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Top Ten Causes of Serious Burns To Your Child

Written: 02/14/2008

Every year in the United States, more than 2.2 million people suffer from burns. Of these, close to 1 million seek emergency treatment and 3 percent to 5 percent sustain life-threatening injuries. Says Roy Alson, MD, PhD, associate professor at the Department of Emergency Medicine, Wake Forest University School of Medicine, burn injuries leave 60,000 people hospitalized each year in the United States, and over 5,000 people die from burn-related injuries.

How Burns Affect the Body

With the skin being the largest organ of the body, when it gets burned many bodily functions are compromised. Think about it; the skin:

  • Helps regulate body temperature and prevents body fluids from evaporating
  • Provides a barrier against infection
  • Contains sensory receptors that provide information about the environment

When the skin gets burned, all of these most basic and necessary functions can suffer, with one of the most serious being that the body's resistance to infection can go down tremendously. In fact, according to the National Institute of General Medical Sciences, up to 10,000 people in the United States die every year of burn-related infections such as pneumonia. Fortunately, about 75 percent of all burns are preventable, says eMedicine's Burn Center, particularly if you're aware of the top causes of burns that exist in your home.

  1. Barbecue grills. Barbecue grills can pose a major burn risk, especially to kids. "From grills to barbecue pits, parents need to make sure their children avoid any area near an open flame," said Kim Davies, trauma manager at Children's Medical Center of Dallas. "This is especially important as you begin heating up a grill--it's not hot enough for food, but it's hot enough to burn."

  2. Clothes Irons. Irons left to cool on low surfaces are responsible for up to half of burns in toddlers. That's because they haven't yet learned that touching such objects could hurt them, and as anyone with young children knows, they'll grab onto anything they can reach. Never leave irons unattended or in places where children can reach them (or pull them down using the cord).

  3. Curling Irons. Similar to above, curling irons are tempting for young children to grab, especially when they come in bright colors. estimates that hot curling irons cause up to 45 percent of burns in small children. Adults and bigger kids can also be burned by careless use of these irons.

  4. Fireplaces. Fireplaces, particularly the gas variety, are becoming increasingly popular in homes and condos. While adults can be burned from tending to the fire or while adding wood, children may reach out toward the fireplace out of curiosity and fall against the glass doors.

    "It only takes seconds for a child to be seriously burned," says Amy Zierler, information specialist at Safe Kids Canada, the national injury prevention program at The Hospital for Sick Children. "Young children under the age of 5 years, and especially those under 2 years, are at an increased risk because they are busy exploring and are often unsteady on their feet."

    When a fireplace is in use, the glass barrier doors can reach over 400°F in only six minutes, and it takes 45 minutes for the doors to cool down to a safe temperature after the fire has been put out.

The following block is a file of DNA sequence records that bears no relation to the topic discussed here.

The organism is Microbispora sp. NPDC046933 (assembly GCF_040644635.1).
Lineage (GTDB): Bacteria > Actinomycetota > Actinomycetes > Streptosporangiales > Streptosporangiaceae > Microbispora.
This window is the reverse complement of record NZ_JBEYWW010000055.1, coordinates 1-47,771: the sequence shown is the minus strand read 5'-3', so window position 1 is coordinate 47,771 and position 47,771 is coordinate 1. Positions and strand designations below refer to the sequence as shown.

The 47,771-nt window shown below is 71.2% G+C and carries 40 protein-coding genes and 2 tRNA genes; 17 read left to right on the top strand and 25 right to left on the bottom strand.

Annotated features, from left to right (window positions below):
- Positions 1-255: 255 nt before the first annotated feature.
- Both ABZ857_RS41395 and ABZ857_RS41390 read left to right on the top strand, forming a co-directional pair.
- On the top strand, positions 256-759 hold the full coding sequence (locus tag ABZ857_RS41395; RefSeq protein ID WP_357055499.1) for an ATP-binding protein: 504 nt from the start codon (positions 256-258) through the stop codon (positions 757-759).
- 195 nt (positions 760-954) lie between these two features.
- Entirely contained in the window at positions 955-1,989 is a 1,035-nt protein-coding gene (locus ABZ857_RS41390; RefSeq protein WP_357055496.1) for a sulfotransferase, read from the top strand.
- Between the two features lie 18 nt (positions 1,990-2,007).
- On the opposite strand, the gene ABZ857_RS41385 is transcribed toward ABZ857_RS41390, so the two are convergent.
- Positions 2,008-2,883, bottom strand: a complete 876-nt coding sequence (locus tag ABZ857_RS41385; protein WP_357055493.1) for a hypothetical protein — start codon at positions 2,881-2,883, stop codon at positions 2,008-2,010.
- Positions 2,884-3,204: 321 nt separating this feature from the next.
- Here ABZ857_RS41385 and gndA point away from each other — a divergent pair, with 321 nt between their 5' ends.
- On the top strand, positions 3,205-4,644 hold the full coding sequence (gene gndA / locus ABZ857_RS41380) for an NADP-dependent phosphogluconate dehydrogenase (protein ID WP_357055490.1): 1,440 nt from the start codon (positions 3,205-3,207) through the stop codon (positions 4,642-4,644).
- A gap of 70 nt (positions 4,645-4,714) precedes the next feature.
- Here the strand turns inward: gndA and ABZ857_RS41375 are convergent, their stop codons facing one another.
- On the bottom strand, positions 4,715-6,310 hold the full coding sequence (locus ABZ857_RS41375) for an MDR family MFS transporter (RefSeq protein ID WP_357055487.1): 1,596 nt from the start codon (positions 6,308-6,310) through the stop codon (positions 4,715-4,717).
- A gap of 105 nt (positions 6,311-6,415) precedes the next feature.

5. Radiators. Since they're cool at times and hot at others, children may not know to keep away. Adults are at risk from accidentally falling into one. Those of you with small children and radiators in your home may want to consider screening them off, as with the fireplace and barbecue. And never put beds or cribs near a radiator.

  6. Ovens. Like radiators, ovens are hot at times and cool at others, so children may not perceive it as a risk. Be sure that children are not nearby when putting or removing items into a hot oven-remember that it only takes a few seconds for a serious burn to occur.

  7. Hot pots on the stove. Scalding burns from hot water are one of the most common burns to children and pets. For toddlers aged 6 months to 2 years, the majority of scaldings happen when hot foods or liquids are spilled onto the child. A pot on the stove looks very tempting to a curious 2-year-old, and chances are they'll reach out to grab it if they can reach it.

    Never leave pots unattended, and turn handles inward so they don't protrude out over the edge of the stove where they're easier for small hands or curious pets to get a hold of. Also, use only the back burners on the stove when possible.

  8. Coffee cups. Though seemingly innocent, a cup of hot coffee left on a table or countertop can scald a child or pet within seconds. If you've ever spilled hot coffee in your lap, you know how much it hurts, but a child is even more vulnerable to the hot temperatures.

  9. Hot tap water. According to the National Safe Kids Campaign, hot tap water accounts for nearly one-fourth of all scald burns among children and is associated with more deaths and hospitalizations than other hot liquid burns. The most common place for tap-water burns is in the bathroom, such as during bath time, and the burns tend to cover a larger portion of the body and be more severe than other scald burns. Always test the temperature of the water before placing a child or pet into the tub or sink.

    These burns can be prevented by lowering the setting on your hot water heater to 120°F or below. Anti-scald devices are also available for water faucets and showerheads, the Campaign reports.

  10. Steam from microwaved foods. When removing covers from food that has been heated in microwaves, escaping steam can cause scald burns-about 95 percent of microwave burns to children are from this type of burn. Let food cool adequately before removing it from the microwave and serving it.

- Ryan

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